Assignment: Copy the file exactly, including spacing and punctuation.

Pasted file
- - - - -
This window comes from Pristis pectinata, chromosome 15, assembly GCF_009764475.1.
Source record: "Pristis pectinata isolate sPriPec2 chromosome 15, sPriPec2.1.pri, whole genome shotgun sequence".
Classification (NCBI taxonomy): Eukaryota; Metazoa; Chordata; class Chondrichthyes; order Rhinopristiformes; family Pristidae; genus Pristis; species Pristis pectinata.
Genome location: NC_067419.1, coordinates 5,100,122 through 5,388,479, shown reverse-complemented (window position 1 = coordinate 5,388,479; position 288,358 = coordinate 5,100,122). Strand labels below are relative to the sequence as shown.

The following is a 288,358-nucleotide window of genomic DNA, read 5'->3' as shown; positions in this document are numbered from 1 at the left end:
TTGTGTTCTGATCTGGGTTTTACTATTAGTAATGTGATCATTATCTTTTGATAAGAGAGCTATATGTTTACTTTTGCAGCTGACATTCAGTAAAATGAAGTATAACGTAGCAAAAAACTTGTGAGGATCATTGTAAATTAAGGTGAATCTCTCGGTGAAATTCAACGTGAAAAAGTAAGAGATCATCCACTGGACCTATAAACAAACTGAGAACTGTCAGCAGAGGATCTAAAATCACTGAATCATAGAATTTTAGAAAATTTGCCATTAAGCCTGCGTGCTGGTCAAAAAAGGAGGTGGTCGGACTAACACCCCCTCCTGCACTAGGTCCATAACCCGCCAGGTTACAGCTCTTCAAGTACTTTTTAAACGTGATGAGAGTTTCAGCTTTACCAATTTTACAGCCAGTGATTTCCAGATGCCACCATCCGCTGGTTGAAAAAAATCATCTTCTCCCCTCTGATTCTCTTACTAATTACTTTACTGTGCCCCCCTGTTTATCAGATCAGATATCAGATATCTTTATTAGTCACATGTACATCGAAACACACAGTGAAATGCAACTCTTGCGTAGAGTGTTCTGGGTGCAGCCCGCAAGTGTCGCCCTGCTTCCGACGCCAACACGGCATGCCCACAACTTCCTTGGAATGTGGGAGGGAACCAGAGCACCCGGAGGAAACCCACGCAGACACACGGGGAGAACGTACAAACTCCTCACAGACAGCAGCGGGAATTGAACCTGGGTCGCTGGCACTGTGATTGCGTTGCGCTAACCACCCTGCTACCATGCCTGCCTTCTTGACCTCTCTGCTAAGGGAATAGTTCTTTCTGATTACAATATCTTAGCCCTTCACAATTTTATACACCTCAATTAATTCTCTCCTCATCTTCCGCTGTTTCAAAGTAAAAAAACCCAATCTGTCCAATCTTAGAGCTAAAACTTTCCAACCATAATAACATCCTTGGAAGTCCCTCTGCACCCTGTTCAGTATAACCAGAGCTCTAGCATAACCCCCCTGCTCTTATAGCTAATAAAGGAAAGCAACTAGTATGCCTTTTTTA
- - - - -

This window comes from Pristis pectinata, chromosome 15, assembly GCF_009764475.1.
Source record: "Pristis pectinata isolate sPriPec2 chromosome 15, sPriPec2.1.pri, whole genome shotgun sequence".
Classification (NCBI taxonomy): Eukaryota; Metazoa; Chordata; class Chondrichthyes; order Rhinopristiformes; family Pristidae; genus Pristis; species Pristis pectinata.
Genome location: NC_067419.1, coordinates 5,100,122 through 5,388,479, shown reverse-complemented (window position 1 = coordinate 5,388,479; position 288,358 = coordinate 5,100,122). Strand labels below are relative to the sequence as shown.

The following is a 288,358-nucleotide window of genomic DNA, read 5'->3' as shown; positions in this document are numbered from 1 at the left end:
TTGTGTTCTGATCTGGGTTTTACTATTAGTAATGTGATCATTATCTTTTGATAAGAGAGCTATATGTTTACTTTTGCAGCTGACATTCAGTAAAATGAAGTATAACGTAGCAAAAAACTTGTGAGGATCATTGTAAATTAAGGTGAATCTCTCGGTGAAATTCAACGTGAAAAAGTAAGAGATCATCCACTGGACCTATAAACAAACTGAGAACTGTCAGCAGAGGATCTAAAATCACTGAATCATAGAATTTTAGAAAATTTGCCATTAAGCCTGCGTGCTGGTCAAAAAAGGAGGTGGTCGGACTAACACCCCCTCCTGCACTAGGTCCATAACCCGCCAGGTTACAGCTCTTCAAGTACTTTTTAAACGTGATGAGAGTTTCAGCTTTACCAATTTTACAGCCAGTGATTTCCAGATGCCACCATCCGCTGGTTGAAAAAAATCATCTTCTCCCCTCTGATTCTCTTACTAATTACTTTACTGTGCCCCCCTGTTTATCAGATCAGATATCAGATATCTTTATTAGTCACATGTACATCGAAACACACAGTGAAATGCAACTCTTGCGTAGAGTGTTCTGGGTGCAGCCCGCAAGTGTCGCCCTGCTTCCGACGCCAACACGGCATGCCCACAACTTCCTTGGAATGTGGGAGGGAACCAGAGCACCCGGAGGAAACCCACGCAGACACACGGGGAGAACGTACAAACTCCTCACAGACAGCAGCGGGAATTGAACCTGGGTCGCTGGCACTGTGATTGCGTTGCGCTAACCACCCTGCTACCATGCCTGCCTTCTTGACCTCTCTGCTAAGGGAATAGTTCTTTCTGATTACAATATCTTAGCCCTTCACAATTTTATACACCTCAATTAATTCTCTCCTCATCTTCCGCTGTTTCAAAGTAAAAAAACCCAATCTGTCCAATCTTAGAGCTAAAACTTTCCAACCATAATAACATCCTTGGAAGTCCCTCTGCACCCTGTTCAGTATAACCAGAGCTCTAGCATAACCCCCCTGCTCTTATAGCTAATAAAGGAAAGCAACTAGTATGCCTTTTTTA